In this 1950′s photo released by the National Archives, a black man included in a syphilis study has blood drawn by a doctor in Tuskegee, Ala. For 40 years starting in 1932, medical workers in the segregated South withheld treatment for unsuspecting men infected with a sexually transmitted disease simply so doctors could track the ravages of the horrid illness and dissect their bodies afterward.
PHOTO COURTESY OF YERLESKE-CAMPUS.INFO
By JAY REEVES
[Editor’s note: This is Part I of a three part series Part II and Part III will be published in consecutive weeks]
TUSKEGEE, Ala. (AP) — Decades later, it’s still hard to grasp what the federal government did to hundreds of black men in rural Alabama — even if you’re among their descendants, lighting candles in their memory.
For 40 years starting in 1932, medical workers in the segregated South withheld treatment for unsuspecting men infected with a sexually transmitted disease simply so doctors could track the ravages of the horrid illness and dissect their bodies afterward.
Finally exposed in 1972, the study ended and the men sued, resulting in a $9 million settlement. Twenty years ago this May, President Bill Clinton apologized for the U.S. government. It seemed to mark the end of this ugly episode, once and for all.
Except it didn’t.
Relatives of the men still struggle with the stigma of being linked to the experiment, commonly known today as the “Tuskegee Syphilis Study.” For years they have met privately to share their pain and honor the victims.
And, amazingly, that classaction lawsuit filed by the men in 1973 has outlived them all. The litigation continues to this day, with a federal court currently considering a request that will help determine the study’s final legacy.
A key, unanswered question: What should be done with unclaimed settlement money that still sits in court controlled accounts?
Lille Tyson Head wants you to know that her father, Freddie Lee Tyson, wasn’t just a man infected with syphilis.
Once a sharecropper in the fields of rural eastern Alabama, Tyson became a carpenter early in his marriage to Johnnie Mae Neal Tyson. He helped build Moton Field, where the famed “Tuskegee Airmen” learned to fly during World War II. He later worked as a firefighter there, his daughter said. He also worked for the government after it established the Tuskegee National Forest in eastern Alabama. Around 1960, he moved the family out of the Jim Crow South to Connecticut, where he worked in a factory.
“He was a wise man, very gentle. He was a disciplined man. Active in the church, loved his family and his extended family,” said Head, of Wirtz, Virginia, one of the Tysons’ eight children. “He was a good man. He had a sense of humor, he was a good dancer.”
Though he displayed no symptoms, Tyson also was born with congenital syphilis inherited from his mother, Head said. And that is how he became a participant in “The Tuskegee Study of Untreated Syphilis in the Negro Male.”
Located about 40 miles east of the state capital of Montgomery, Macon County is one of the poorest places in a poor state. In the early 1900s, the majority black county was a hotbed for syphilis, which affected about 35 percent of its residents of reproductive age.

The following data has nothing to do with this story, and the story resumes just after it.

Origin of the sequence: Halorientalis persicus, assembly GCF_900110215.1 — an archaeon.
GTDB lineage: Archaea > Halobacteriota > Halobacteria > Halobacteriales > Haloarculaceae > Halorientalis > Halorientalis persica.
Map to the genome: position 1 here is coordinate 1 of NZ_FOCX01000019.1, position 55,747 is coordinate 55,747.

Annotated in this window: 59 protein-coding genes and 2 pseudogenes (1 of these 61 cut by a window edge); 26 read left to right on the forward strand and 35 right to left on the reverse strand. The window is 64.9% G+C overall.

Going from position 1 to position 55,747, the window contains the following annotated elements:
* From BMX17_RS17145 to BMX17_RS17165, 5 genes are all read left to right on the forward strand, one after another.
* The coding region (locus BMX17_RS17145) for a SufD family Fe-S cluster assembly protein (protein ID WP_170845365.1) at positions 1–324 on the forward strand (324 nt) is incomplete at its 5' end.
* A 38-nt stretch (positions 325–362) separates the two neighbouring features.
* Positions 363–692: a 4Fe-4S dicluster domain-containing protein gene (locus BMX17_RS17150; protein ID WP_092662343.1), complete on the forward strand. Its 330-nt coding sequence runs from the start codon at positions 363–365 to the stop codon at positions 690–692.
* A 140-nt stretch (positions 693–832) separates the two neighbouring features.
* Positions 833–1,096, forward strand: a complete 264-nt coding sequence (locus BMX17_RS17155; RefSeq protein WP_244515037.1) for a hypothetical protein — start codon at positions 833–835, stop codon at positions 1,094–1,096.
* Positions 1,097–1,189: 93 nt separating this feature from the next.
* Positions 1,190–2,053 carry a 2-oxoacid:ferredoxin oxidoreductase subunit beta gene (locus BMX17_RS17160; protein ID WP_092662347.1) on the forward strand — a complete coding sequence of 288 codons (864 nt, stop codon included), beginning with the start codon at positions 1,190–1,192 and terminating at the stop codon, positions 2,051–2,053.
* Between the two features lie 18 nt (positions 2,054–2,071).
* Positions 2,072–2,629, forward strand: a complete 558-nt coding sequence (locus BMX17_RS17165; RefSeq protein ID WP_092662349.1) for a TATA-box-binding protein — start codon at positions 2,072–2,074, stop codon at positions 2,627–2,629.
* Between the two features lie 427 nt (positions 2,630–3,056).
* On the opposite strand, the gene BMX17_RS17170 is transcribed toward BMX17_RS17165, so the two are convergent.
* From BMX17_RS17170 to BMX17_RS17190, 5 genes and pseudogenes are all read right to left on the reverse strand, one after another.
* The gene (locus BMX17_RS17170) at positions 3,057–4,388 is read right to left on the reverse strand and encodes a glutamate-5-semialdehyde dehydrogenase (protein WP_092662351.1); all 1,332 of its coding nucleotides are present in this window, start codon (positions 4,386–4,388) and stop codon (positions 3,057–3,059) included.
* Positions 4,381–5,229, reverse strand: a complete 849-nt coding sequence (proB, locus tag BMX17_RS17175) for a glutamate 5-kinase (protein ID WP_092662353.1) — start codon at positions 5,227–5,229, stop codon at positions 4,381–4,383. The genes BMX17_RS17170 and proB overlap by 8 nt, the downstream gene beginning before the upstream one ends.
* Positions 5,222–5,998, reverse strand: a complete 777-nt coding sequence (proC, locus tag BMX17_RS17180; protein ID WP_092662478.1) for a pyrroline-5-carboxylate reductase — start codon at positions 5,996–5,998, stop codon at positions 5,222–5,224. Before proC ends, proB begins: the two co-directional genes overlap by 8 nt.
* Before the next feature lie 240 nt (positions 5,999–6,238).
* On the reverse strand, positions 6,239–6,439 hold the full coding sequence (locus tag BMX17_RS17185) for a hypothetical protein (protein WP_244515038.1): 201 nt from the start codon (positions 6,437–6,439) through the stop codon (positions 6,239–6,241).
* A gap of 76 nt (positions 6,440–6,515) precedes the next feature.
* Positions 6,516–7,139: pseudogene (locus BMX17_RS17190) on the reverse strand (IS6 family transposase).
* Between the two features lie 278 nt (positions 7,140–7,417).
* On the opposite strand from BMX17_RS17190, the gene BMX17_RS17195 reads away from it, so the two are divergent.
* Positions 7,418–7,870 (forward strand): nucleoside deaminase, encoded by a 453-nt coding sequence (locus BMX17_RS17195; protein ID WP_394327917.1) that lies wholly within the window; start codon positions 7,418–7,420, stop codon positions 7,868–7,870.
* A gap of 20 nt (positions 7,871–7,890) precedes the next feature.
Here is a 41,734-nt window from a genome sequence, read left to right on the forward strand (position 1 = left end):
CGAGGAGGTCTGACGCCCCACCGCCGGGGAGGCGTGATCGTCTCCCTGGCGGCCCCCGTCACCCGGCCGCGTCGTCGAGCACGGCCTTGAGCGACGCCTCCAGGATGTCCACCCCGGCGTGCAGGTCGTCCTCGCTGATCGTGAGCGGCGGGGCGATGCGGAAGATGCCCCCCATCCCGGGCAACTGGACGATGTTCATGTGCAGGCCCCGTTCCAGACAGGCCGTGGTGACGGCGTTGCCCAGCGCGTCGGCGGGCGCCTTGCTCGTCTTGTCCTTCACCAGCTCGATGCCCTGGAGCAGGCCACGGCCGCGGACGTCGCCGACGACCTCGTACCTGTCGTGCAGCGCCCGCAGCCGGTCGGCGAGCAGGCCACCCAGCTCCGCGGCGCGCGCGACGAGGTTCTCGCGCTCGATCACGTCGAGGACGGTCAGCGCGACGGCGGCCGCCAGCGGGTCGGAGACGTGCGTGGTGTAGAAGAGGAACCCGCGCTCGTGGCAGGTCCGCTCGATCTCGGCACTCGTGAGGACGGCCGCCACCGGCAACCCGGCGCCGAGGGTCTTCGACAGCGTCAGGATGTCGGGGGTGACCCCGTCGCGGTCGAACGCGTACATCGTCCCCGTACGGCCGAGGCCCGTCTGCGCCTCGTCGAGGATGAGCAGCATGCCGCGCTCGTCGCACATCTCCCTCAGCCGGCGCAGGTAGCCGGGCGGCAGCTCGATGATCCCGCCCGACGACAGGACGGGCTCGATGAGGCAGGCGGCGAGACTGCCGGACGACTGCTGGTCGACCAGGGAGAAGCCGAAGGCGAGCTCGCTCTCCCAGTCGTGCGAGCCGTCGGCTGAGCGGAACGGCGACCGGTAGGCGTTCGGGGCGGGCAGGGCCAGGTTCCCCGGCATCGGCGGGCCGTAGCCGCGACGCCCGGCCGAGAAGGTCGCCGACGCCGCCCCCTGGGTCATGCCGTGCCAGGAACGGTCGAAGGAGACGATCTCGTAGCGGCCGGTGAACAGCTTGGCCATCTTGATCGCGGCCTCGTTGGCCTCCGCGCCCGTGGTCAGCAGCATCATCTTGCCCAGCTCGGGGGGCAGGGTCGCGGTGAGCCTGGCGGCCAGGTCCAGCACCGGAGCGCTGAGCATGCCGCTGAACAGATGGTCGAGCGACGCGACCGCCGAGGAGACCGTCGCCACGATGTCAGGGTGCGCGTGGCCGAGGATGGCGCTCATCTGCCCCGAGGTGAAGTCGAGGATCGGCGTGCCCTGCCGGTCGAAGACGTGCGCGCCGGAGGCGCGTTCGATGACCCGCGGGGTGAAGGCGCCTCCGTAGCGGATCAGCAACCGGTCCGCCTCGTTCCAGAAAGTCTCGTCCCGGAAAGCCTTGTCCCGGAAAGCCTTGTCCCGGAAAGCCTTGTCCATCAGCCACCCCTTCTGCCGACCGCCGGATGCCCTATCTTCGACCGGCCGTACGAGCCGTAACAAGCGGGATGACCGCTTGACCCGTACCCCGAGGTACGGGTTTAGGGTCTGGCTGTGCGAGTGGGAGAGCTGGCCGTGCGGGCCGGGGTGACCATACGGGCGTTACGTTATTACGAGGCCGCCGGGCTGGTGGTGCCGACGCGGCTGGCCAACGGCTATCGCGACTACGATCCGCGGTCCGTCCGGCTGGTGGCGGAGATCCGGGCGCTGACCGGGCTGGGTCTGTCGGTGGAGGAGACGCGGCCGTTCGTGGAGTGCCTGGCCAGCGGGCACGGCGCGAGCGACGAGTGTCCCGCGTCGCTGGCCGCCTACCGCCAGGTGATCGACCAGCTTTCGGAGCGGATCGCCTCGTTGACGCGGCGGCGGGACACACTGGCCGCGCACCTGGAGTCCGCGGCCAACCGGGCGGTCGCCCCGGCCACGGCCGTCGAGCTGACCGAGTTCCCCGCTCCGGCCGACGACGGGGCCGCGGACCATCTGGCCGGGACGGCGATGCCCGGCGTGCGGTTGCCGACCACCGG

In 1929, government doctors working in conjunction with a philanthropic fund began treating syphilis patients in the county with bismuth and mercury. Few people were cured, according to a summary from the Centers for Disease Control and Prevention, and some died.
Three years later, the U.S. Public Health Service, working with state and local health agencies, began what was supposed to be a shortlived program in Tuskegee to record the progression of the illness, which begins with a small sore and can progress to open wounds, blindness, deafness, mental illness and death.
Workers initially recruited 600 black men into a health program with the promise of free medical checks, free food, free transportation and burial insurance in a county where many blacks had never even seen a doctor. The men were tested and sorted into groups — 399 with syphilis and another 201 who were not infected.
The disease-free men were used as a control group. Health workers told syphilitic fathers, grandfathers, sons, brothers and uncles only that they had “bad blood.”
None of the men were asked to consent to take part in a medical study. They also weren’t told that “bad blood” actually was a euphemism for syphilis. Instead, doctors purposely hid the study’s purpose from the men, subjecting them during the study’s early months to painful spinal taps and blood tests.
Medical workers periodically provided men with pills and tonic that made them believe they were being treated, but they weren’t. And doctors never provided them with penicillin after it became the standard treatment for syphilis in the mid-1940s.
The government published occasional reports on the study, including findings which showed the men with syphilis were dying at a faster rate than the uninfected. But it’s doubtful any of the men — or their wives, girlfriends or other sexual partners — had any idea what had happened until an Associated Press story was published nationwide on July 26, 1972.